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Brain Res Bull. 1997;44(2):107-12.

Topographic maps are fundamental to sensory processing.

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Department of Psychology, Vanderbilt University, Nashville, TN 37240, USA.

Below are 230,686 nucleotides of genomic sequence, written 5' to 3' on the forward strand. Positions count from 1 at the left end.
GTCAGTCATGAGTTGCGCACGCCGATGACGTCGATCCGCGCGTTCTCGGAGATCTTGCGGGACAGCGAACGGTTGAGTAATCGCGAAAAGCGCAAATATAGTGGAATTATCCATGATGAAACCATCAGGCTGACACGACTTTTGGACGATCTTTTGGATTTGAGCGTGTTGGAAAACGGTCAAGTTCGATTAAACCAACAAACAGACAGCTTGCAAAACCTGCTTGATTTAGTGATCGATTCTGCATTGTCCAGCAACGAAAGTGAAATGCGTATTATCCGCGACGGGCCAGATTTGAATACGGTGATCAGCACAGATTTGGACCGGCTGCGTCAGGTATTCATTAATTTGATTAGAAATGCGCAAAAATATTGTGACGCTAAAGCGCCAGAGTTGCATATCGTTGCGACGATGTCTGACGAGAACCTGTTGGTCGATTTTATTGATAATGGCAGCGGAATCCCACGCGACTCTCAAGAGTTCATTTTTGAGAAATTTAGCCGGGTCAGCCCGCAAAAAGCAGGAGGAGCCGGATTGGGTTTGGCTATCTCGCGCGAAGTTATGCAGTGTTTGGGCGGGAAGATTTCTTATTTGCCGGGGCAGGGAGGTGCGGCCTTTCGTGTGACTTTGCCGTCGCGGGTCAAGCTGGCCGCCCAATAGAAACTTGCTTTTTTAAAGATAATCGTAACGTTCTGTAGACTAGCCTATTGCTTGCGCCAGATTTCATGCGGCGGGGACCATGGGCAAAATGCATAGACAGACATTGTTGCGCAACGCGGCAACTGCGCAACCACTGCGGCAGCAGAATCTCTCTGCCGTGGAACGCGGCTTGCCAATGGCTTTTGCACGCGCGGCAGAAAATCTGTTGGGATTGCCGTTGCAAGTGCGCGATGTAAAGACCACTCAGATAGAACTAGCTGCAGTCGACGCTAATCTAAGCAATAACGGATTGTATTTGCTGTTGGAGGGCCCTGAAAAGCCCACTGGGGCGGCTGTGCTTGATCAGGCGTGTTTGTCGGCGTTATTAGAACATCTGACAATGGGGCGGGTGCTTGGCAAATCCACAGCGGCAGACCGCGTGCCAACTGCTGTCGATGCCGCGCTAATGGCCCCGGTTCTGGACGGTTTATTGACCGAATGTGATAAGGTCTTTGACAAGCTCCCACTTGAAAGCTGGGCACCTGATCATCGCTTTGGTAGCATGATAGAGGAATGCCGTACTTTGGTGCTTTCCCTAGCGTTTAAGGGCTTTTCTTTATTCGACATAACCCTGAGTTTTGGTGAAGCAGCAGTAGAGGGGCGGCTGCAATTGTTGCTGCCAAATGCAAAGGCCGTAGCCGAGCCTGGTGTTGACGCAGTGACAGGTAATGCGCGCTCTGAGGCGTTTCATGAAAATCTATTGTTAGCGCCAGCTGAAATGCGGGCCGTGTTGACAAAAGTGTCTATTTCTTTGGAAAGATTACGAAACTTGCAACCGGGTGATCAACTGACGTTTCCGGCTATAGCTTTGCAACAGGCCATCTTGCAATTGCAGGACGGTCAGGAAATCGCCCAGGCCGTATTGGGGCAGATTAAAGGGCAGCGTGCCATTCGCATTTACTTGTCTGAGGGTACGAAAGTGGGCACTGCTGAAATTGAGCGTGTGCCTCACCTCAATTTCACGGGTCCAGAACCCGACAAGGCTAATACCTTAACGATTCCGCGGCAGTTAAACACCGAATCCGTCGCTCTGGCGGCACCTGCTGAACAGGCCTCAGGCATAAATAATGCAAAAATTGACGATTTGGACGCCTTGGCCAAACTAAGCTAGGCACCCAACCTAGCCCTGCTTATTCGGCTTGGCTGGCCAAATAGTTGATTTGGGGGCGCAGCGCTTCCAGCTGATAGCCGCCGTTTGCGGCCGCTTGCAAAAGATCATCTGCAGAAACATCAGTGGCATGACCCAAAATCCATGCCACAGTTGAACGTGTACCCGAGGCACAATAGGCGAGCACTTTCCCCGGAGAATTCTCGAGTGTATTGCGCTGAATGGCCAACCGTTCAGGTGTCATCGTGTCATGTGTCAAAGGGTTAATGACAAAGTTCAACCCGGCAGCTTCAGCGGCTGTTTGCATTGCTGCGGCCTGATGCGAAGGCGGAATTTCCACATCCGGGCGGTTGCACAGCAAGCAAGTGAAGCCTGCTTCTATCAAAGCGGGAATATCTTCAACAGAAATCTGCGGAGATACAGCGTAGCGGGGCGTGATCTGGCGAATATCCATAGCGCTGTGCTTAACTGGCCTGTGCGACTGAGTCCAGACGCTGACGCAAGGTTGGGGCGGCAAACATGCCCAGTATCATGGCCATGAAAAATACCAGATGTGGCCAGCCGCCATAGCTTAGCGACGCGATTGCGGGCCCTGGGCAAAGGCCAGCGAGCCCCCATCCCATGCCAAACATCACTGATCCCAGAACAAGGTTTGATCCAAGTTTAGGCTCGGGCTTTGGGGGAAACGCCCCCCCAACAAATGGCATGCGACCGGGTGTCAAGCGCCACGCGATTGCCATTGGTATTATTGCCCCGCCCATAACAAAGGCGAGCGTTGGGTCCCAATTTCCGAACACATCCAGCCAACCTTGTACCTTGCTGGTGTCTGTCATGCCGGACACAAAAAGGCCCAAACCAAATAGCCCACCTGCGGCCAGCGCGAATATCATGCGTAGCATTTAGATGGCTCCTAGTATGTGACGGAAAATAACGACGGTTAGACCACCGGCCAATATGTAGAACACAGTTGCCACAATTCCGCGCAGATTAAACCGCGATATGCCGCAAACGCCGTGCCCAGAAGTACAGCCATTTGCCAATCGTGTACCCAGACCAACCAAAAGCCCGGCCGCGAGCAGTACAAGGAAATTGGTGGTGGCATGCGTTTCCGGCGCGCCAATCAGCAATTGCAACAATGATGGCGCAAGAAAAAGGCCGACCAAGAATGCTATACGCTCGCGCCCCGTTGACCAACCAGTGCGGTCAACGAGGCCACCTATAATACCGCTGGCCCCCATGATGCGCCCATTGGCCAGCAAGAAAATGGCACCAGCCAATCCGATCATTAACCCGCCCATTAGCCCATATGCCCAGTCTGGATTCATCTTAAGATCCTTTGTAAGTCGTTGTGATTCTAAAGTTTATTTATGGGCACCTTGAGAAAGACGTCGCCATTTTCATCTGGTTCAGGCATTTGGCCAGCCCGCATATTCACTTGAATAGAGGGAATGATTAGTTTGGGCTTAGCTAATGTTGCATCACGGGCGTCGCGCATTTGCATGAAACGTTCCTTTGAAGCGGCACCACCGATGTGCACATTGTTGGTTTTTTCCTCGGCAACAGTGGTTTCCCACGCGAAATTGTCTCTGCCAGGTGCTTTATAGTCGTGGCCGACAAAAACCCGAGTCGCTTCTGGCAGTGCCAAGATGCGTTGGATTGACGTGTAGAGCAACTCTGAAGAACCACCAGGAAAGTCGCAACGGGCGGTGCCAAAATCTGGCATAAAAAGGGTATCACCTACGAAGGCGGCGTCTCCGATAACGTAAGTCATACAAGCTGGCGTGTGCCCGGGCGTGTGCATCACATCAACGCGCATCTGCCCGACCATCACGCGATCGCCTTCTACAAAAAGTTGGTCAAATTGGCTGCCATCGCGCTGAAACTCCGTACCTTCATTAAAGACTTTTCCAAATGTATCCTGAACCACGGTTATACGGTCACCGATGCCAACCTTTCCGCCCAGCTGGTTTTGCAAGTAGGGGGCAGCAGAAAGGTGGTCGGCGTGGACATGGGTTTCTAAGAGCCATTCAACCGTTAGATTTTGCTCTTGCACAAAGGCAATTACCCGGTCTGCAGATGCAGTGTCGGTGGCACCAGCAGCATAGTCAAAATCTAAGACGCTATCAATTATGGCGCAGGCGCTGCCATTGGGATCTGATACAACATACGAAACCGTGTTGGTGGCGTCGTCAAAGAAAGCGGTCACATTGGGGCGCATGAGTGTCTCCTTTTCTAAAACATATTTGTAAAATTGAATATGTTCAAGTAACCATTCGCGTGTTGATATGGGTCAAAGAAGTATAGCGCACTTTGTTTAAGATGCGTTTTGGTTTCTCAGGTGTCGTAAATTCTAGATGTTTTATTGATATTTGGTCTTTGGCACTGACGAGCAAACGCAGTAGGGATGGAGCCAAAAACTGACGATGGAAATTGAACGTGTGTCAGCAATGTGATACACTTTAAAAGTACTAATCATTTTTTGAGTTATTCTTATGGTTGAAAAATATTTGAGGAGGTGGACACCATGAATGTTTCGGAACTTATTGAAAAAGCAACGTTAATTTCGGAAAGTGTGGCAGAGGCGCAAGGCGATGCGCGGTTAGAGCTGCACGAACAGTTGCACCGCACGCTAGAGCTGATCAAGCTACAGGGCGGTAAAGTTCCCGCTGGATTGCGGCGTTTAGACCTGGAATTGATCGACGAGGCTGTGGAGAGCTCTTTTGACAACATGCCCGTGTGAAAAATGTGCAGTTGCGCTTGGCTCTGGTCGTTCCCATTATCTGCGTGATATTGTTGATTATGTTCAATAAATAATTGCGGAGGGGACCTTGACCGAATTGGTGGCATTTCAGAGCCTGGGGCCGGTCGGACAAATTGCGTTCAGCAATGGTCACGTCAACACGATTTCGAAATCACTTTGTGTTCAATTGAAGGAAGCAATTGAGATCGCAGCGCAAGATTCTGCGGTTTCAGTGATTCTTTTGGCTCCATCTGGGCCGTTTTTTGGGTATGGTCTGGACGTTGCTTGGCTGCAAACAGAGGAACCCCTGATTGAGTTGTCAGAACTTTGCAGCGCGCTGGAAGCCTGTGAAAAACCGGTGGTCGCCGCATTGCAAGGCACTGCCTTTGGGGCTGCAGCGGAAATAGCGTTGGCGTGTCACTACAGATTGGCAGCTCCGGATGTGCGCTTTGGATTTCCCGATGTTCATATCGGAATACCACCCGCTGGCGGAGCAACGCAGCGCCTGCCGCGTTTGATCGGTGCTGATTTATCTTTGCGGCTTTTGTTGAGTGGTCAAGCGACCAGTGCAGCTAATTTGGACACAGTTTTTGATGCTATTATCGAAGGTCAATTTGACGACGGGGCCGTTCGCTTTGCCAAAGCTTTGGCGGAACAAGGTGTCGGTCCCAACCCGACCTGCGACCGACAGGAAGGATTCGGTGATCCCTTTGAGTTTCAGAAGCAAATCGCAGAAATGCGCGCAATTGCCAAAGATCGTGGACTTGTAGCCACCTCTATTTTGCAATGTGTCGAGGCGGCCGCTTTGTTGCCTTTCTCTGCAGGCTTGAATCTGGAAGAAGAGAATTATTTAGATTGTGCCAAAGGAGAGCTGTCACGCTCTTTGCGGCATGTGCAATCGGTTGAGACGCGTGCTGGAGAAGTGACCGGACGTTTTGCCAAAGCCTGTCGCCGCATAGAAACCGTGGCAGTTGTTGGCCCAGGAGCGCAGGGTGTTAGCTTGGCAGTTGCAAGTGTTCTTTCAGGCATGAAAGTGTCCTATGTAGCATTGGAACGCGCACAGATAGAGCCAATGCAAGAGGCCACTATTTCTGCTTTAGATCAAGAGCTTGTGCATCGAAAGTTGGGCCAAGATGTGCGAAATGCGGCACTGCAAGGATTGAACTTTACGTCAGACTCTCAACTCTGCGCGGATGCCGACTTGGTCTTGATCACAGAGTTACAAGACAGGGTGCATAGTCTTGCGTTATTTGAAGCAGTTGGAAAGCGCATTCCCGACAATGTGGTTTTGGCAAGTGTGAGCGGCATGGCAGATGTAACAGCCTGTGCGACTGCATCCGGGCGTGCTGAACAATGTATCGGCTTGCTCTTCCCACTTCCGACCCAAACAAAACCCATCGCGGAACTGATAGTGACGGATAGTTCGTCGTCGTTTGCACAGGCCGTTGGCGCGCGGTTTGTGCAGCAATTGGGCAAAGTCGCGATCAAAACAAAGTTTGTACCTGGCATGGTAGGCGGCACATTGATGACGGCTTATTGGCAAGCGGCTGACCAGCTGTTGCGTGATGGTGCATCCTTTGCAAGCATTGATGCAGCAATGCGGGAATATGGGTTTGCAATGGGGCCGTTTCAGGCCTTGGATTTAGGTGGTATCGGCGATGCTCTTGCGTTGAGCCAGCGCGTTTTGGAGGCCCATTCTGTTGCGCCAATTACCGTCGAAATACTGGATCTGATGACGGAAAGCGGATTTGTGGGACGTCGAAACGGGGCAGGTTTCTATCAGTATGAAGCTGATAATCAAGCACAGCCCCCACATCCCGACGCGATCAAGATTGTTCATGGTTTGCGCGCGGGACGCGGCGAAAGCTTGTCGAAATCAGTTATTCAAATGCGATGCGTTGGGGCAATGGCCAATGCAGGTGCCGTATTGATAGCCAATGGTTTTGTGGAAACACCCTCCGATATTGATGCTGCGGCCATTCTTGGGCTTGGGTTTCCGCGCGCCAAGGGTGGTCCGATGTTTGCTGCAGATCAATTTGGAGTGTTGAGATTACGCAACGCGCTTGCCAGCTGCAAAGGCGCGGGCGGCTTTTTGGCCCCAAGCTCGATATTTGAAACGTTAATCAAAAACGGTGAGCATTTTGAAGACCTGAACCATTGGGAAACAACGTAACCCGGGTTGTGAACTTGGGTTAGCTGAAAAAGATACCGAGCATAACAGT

In all mammals, much of the neocortex consists of orderly representations or maps of receptor surfaces that are typically topographic at a global level, while being modular at the local level. These representations appear to emerge in development as a result of a few interacting factors, and different aspects of brain maps may be developmentally linked. As a result, evolutionary selection for some map features may require other features that may not be adaptive. Yet, an overall adaptiveness of brain maps seems likely. Most notably, topographic representations permit interconnections between appropriate sets of neurons to be made in a highly efficient manner. Topographic maps provide an especially suitable substrate for the common spatiotemporal computations for neural circuits. Finally, aspects of perception suggest the functional importance of topographic maps.

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